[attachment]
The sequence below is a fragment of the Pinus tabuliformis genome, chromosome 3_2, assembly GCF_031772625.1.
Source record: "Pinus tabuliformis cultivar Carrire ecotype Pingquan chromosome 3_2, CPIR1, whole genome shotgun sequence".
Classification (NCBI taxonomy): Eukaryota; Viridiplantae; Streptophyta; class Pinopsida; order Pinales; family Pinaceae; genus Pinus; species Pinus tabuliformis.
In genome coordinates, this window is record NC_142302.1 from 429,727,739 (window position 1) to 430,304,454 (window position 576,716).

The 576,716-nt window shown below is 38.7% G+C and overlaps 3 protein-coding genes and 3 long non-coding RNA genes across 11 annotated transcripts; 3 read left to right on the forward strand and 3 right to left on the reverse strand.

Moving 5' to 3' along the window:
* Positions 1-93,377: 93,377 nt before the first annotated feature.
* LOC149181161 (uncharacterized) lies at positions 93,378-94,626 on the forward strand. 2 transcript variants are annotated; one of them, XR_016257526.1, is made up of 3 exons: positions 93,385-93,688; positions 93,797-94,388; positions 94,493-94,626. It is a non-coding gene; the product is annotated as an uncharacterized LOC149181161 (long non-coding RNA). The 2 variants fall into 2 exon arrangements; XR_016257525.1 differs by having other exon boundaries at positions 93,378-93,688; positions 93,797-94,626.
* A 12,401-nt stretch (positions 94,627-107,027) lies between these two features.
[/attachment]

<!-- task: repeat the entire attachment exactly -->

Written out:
The sequence below is a fragment of the Pinus tabuliformis genome, chromosome 3_2, assembly GCF_031772625.1.
Source record: "Pinus tabuliformis cultivar Carrire ecotype Pingquan chromosome 3_2, CPIR1, whole genome shotgun sequence".
Classification (NCBI taxonomy): Eukaryota; Viridiplantae; Streptophyta; class Pinopsida; order Pinales; family Pinaceae; genus Pinus; species Pinus tabuliformis.
In genome coordinates, this window is record NC_142302.1 from 429,727,739 (window position 1) to 430,304,454 (window position 576,716).

The 576,716-nt window shown below is 38.7% G+C and overlaps 3 protein-coding genes and 3 long non-coding RNA genes across 11 annotated transcripts; 3 read left to right on the forward strand and 3 right to left on the reverse strand.

Moving 5' to 3' along the window:
* Positions 1-93,377: 93,377 nt before the first annotated feature.
* LOC149181161 (uncharacterized) lies at positions 93,378-94,626 on the forward strand. 2 transcript variants are annotated; one of them, XR_016257526.1, is made up of 3 exons: positions 93,385-93,688; positions 93,797-94,388; positions 94,493-94,626. It is a non-coding gene; the product is annotated as an uncharacterized LOC149181161 (long non-coding RNA). The 2 variants fall into 2 exon arrangements; XR_016257525.1 differs by having other exon boundaries at positions 93,378-93,688; positions 93,797-94,626.
* A 12,401-nt stretch (positions 94,627-107,027) lies between these two features.